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Backlash at Catholic College After George Floyd Replaces Jesus


Paintings depicting Jesus Christ as George Floyd at The Catholic University of America have angered students who called it “heretical” and “blasphemous.” 

The school has replaced Michelangelo’s iconic sculpture “La Pieta” with a work of art by Missouri-based artist Kelly Latimore titled “Mama.” The new artwork puts a spin on the Renaissance piece by replacing Jesus with George Floyd. 

Floyd, a Black man, was murdered last year by a police officer in Minneapolis after a store clerk suspected him of using a counterfeit bill to buy cigarettes. A viral video of his death sparked protests and riots last summer.

The painting was unveiled as part of Black History Month earlier this year. The university has displayed the painting in its campus ministry office and law school, sparking outrage among the student community.

A description below the paintings explains how the image is evocative of “The Pieta.” “May Mary, the Mirror of Justice hear the cry of all who have known the sorrow of losing a loved one to violence and injustice. Amen.”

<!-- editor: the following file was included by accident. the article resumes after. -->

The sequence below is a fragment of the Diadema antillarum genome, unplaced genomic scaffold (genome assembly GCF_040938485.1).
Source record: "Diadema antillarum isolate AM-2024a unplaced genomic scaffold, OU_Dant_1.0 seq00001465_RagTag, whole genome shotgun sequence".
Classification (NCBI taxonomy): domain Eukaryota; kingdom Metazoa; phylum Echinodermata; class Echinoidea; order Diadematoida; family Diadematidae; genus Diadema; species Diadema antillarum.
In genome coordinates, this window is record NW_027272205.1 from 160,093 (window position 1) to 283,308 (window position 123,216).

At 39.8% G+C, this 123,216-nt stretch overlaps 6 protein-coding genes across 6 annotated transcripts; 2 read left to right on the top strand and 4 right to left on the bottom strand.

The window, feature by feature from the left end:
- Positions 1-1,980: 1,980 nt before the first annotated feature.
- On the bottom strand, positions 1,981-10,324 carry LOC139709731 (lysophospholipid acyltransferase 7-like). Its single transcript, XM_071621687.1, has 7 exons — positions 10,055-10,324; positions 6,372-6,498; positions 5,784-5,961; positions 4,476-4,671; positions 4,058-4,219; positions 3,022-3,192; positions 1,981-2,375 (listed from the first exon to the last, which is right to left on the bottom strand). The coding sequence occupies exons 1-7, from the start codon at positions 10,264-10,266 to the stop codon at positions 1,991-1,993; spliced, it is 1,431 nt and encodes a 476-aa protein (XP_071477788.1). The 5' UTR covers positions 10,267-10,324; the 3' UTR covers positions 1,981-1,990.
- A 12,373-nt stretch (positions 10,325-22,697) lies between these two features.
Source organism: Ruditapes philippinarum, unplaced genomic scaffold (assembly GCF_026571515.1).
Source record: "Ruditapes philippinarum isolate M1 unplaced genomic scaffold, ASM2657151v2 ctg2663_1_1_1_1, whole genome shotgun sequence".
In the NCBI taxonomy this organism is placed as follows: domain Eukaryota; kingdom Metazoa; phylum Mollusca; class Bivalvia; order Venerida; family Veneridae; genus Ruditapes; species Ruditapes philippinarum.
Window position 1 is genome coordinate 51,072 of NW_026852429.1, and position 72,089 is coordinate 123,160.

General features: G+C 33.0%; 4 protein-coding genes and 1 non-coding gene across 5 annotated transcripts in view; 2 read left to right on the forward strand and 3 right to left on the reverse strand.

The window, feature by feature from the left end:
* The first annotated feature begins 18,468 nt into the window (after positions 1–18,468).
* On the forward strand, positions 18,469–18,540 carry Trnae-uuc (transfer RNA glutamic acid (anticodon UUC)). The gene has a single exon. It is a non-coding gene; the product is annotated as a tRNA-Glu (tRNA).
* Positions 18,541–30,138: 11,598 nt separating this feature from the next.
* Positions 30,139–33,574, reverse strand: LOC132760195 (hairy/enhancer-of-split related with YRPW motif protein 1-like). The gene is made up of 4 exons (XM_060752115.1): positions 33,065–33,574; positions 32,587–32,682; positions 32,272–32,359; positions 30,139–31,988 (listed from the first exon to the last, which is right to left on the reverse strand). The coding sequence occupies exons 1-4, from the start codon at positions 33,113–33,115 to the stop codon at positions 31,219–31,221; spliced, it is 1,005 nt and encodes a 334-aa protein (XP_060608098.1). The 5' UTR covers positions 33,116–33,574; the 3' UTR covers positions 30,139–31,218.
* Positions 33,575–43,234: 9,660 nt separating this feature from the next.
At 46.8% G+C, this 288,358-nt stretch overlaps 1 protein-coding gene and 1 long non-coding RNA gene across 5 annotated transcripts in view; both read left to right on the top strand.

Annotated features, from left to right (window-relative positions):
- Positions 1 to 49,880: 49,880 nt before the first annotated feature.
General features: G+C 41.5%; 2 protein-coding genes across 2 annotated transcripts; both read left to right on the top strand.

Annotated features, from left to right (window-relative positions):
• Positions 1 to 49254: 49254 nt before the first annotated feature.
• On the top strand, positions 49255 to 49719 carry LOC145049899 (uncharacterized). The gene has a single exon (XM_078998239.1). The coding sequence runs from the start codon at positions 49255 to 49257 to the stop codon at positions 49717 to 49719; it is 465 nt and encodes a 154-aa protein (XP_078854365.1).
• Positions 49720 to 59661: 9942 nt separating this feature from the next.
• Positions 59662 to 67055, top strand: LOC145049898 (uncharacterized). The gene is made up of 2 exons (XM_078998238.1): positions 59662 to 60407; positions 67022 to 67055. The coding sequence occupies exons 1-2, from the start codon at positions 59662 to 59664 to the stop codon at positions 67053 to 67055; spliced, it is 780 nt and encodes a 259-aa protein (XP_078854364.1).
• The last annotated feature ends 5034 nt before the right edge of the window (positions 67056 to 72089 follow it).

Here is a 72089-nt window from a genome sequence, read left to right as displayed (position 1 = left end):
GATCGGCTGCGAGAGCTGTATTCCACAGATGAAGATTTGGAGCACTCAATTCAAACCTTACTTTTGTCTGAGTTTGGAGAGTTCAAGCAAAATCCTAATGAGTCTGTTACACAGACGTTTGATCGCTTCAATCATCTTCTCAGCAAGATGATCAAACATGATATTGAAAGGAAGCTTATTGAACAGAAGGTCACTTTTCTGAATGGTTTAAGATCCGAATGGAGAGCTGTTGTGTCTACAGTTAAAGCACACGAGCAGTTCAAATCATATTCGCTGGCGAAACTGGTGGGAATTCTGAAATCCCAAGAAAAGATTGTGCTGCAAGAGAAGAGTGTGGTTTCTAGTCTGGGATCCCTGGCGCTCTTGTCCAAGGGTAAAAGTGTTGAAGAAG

‘An Offense to the Catholic Faith’

Furious students have initiated a Change.Org petition demanding the university remove the “sacrilegious” image from public view. As of November 26, the petition has garnered almost 3,500 signatures.

“There’s a fine line between recognizing the innate dignity and righteousness of human beings that are made in the image of God and embracing brazen, progressive politics,” college junior Blayne Clegg told Fox News, “I haven’t found anybody who’s been able to give a serious theological justification for this kind of heretical, blasphemous idolatry.”

Wrong or Right?

The controversy surrounding the painting has put Latimore in the hot seat. In an interview with The Daily Signal, the artist — who was inspired by the Black community to create the artwork — said he received several death threats from Eastern Orthodox Christians in Russia or Ukraine. 

University officials said students should not interpret the male figure in the image as George Floyd. “The image represents to our community a good-faith attempt to include religious imagery on campus that reflects the universality of the Catholic Church,” the school’s Vice President of Communications said.

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